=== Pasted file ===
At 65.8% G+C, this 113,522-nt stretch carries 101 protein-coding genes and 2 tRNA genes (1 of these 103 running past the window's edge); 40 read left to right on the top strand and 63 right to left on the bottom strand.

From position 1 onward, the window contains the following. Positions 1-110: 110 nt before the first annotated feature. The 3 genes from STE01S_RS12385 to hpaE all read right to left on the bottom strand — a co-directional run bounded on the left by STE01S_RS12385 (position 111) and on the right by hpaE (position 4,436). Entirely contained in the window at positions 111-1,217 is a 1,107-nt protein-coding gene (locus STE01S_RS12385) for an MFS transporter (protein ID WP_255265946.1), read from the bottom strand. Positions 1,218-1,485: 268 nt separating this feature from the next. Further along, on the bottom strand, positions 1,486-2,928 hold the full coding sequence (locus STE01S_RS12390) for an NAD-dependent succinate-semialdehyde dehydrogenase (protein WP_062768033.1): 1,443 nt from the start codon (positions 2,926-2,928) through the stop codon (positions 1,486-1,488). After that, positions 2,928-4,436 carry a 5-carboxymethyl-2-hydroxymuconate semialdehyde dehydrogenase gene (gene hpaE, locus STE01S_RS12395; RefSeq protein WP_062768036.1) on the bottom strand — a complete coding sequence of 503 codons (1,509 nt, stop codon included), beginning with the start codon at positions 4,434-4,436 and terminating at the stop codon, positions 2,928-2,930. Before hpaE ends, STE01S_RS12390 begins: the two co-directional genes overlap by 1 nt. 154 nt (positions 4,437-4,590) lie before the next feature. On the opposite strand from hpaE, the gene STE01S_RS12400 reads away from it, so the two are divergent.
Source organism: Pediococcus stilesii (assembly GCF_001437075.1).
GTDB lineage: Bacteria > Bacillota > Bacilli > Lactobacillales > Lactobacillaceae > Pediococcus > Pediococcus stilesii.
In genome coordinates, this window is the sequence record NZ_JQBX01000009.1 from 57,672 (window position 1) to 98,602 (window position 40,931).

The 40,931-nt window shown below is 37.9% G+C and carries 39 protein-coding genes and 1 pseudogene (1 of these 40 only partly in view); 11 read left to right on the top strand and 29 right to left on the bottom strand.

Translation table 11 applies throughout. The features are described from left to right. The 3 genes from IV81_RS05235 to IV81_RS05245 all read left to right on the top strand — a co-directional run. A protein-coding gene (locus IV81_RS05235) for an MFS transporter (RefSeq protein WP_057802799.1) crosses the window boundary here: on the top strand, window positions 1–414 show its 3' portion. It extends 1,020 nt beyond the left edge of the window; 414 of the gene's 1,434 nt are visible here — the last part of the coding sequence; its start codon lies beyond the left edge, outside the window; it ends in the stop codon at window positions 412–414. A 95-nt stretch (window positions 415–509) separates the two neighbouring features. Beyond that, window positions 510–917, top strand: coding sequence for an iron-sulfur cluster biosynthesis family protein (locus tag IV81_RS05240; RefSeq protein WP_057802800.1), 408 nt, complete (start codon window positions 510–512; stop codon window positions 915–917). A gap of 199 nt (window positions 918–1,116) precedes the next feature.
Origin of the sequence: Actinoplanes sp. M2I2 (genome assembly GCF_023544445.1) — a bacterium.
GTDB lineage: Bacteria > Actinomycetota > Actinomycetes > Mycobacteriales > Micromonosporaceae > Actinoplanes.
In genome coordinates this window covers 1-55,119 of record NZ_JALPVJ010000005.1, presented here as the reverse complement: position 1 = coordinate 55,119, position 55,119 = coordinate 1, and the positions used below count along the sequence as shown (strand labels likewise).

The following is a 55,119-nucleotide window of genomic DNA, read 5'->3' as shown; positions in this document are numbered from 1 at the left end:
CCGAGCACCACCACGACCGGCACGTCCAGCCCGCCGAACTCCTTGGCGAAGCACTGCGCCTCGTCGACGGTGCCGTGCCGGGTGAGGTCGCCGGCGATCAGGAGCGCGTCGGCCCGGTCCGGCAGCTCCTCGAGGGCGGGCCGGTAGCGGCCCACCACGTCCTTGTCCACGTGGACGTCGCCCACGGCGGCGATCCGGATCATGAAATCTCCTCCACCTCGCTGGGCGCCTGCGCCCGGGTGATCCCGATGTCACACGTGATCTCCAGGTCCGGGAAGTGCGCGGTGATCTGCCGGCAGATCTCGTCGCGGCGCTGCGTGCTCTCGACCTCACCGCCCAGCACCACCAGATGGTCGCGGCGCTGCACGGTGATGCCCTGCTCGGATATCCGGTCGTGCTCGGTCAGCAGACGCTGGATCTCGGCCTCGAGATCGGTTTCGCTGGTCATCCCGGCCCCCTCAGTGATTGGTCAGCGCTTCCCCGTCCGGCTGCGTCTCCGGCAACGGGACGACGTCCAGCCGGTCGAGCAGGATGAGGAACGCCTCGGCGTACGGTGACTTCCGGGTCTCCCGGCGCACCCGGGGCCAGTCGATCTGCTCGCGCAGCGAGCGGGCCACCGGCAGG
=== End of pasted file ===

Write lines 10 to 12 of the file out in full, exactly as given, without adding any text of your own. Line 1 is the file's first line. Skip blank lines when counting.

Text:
In genome coordinates this window covers 1-55,119 of record NZ_JALPVJ010000005.1, presented here as the reverse complement: position 1 = coordinate 55,119, position 55,119 = coordinate 1, and the positions used below count along the sequence as shown (strand labels likewise).

The following is a 55,119-nucleotide window of genomic DNA, read 5'->3' as shown; positions in this document are numbered from 1 at the left end:
CCGAGCACCACCACGACCGGCACGTCCAGCCCGCCGAACTCCTTGGCGAAGCACTGCGCCTCGTCGACGGTGCCGTGCCGGGTGAGGTCGCCGGCGATCAGGAGCGCGTCGGCCCGGTCCGGCAGCTCCTCGAGGGCGGGCCGGTAGCGGCCCACCACGTCCTTGTCCACGTGGACGTCGCCCACGGCGGCGATCCGGATCATGAAATCTCCTCCACCTCGCTGGGCGCCTGCGCCCGGGTGATCCCGATGTCACACGTGATCTCCAGGTCCGGGAAGTGCGCGGTGATCTGCCGGCAGATCTCGTCGCGGCGCTGCGTGCTCTCGACCTCACCGCCCAGCACCACCAGATGGTCGCGGCGCTGCACGGTGATGCCCTGCTCGGATATCCGGTCGTGCTCGGTCAGCAGACGCTGGATCTCGGCCTCGAGATCGGTTTCGCTGGTCATCCCGGCCCCCTCAGTGATTGGTCAGCGCTTCCCCGTCCGGCTGCGTCTCCGGCAACGGGACGACGTCCAGCCGGTCGAGCAGGATGAGGAACGCCTCGGCGTACGGTGACTTCCGGGTCTCCCGGCGCACCCGGGGCCAGTCGATCTGCTCGCGCAGCGAGCGGGCCACCGGCAGG